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The Use Of Tradition To Counter Marginalization

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Piraq Causa, meaning “who’s to blame”, is a feature in the “Arts of Resistance” exhibit at UBC’s Museum of Anthropology. This series of 5 paintings depicts the Shining Path conflicts of Peru, events which resulted in 69 000 people, largely made up of innocent indigenous villagers, being killed. It is the story of the villagers of Ayacucho that these paintings illustrate. The traditional style that these works are painted in, called tablas pintadas, was originally used to depict family genealogy, but are being used in the context of these paintings to illustrate the collective history of the culture during this time. They are intended to denounce the horrors committed against them, as well as to rebel against the erasure of their culture by the Peruvian government.

The initial goal of these paintings was to condemn the atrocities committed against the Ayacuchano people. As one of the poorest indigenous communities in Peru, Ayacucho was easily infiltrated by the Shining Path insurgents. Though public perception was that the villagers supported the movement, the paintings tell a different story. Indeed, they refer to the Shining Path leaders as onqoy, a plague or sickness on the community. This is significant as it runs contrary to the official position of Peru, which labeled Ayacuchanos as terrorists in an effort to justify the massacres. Perhaps the most horrific scene painted depicts military helicopters gunning down everyone in sight, guerillas and civilians alike. So focused was the government on eradicating the Shining Path that they completely disregarded the innocents who were unable to defend themselves from the attack. As illustrated through the callous indifference the government had towards indigenous life, it’s clear that they did not care if the Ayacuchan culture survived.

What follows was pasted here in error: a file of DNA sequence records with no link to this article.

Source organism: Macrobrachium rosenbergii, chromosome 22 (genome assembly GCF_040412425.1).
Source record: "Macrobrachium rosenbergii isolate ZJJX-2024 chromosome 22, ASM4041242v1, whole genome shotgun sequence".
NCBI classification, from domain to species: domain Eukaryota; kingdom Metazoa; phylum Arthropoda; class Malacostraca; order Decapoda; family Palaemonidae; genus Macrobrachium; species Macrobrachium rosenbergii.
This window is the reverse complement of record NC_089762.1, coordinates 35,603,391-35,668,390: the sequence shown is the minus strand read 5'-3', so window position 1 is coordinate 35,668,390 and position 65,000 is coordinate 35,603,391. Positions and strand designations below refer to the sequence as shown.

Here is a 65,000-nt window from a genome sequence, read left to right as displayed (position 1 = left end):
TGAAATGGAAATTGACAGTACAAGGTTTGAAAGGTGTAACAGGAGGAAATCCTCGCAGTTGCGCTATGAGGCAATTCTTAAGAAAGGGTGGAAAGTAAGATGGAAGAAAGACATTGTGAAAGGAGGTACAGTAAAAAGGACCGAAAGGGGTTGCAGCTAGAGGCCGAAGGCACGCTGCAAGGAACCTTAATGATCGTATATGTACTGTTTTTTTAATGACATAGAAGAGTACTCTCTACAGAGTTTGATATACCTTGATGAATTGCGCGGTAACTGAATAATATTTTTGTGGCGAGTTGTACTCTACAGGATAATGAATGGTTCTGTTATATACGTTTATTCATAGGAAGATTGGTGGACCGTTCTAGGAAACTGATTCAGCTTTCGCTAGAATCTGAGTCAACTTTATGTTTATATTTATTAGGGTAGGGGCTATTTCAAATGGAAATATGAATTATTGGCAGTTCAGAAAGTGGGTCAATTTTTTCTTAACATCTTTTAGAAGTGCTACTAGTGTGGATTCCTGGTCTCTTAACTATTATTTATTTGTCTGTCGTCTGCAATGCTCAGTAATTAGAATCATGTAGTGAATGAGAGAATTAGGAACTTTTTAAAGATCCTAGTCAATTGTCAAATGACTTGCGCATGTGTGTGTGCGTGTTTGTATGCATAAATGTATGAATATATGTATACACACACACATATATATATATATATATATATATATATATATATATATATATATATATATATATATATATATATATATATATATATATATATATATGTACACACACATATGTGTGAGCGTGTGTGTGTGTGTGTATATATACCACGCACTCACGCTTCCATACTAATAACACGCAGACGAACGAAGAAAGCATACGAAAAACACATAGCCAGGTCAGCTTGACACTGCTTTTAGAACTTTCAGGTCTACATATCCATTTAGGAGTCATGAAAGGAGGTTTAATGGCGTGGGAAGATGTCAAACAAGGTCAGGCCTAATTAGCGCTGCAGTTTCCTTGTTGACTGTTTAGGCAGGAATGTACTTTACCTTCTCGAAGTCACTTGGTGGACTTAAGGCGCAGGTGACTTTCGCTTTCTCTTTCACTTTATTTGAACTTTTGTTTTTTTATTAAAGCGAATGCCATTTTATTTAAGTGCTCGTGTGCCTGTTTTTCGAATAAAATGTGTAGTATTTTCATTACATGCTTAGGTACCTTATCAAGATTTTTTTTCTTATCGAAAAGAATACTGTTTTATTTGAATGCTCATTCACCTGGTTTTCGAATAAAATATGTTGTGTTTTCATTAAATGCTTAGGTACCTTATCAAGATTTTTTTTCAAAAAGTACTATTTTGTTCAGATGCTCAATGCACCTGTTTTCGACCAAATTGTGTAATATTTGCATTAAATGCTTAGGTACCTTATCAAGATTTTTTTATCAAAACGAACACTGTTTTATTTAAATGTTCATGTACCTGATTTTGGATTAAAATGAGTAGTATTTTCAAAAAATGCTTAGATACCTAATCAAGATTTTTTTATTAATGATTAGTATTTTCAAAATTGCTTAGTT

The Ayacuchanos, however, do care. The use of the tablas pintadas method is the artist’s way of showing that no matter what, their culture will persevere. More than just the killing of the Ayacuchano people, the conflicts (which disproportionately affected indigenous peoples) were a form of cultural genocide. A specific example from the paintings shows the Peruvian military destroying the Ayacucho community center as a way of targeting the Shining Path. However, the insurgents had no vested interest in the community, and therefore the only people who were affected were the villagers whose cultural history had just been wiped out. After the conflicts, the remaining Ayacuchanos scattered themselves around Peru, leading to a loss of their customs. Through the use of traditional techniques, the artists are preserving a part of their culture and rebelling against a government that has marginalized and attacked them. Even as recently as 2017, the Lima Museum was criticized for showing these pieces, as they are seen as pro-terrorist. As Schaffer and Smith observe, life narratives are “often banned in their country of origin,” (16) as they typically reflect negatively on the country itself.

The Piraq Causa paintings displayed in UBC’s Museum of Anthropology depict the atrocities committed against indigenous groups during the Shining Path conflicts. They challenge the official rhetoric of the Peruvian government which paints the indigenous people as insurgents, supporters of the cause who had to be stopped. Not only do these paintings bear witness to the extreme actions taken by the government and the Shining Path, they are also a way for the Ayacuchanos to preserve their culture through the use of traditional techniques.

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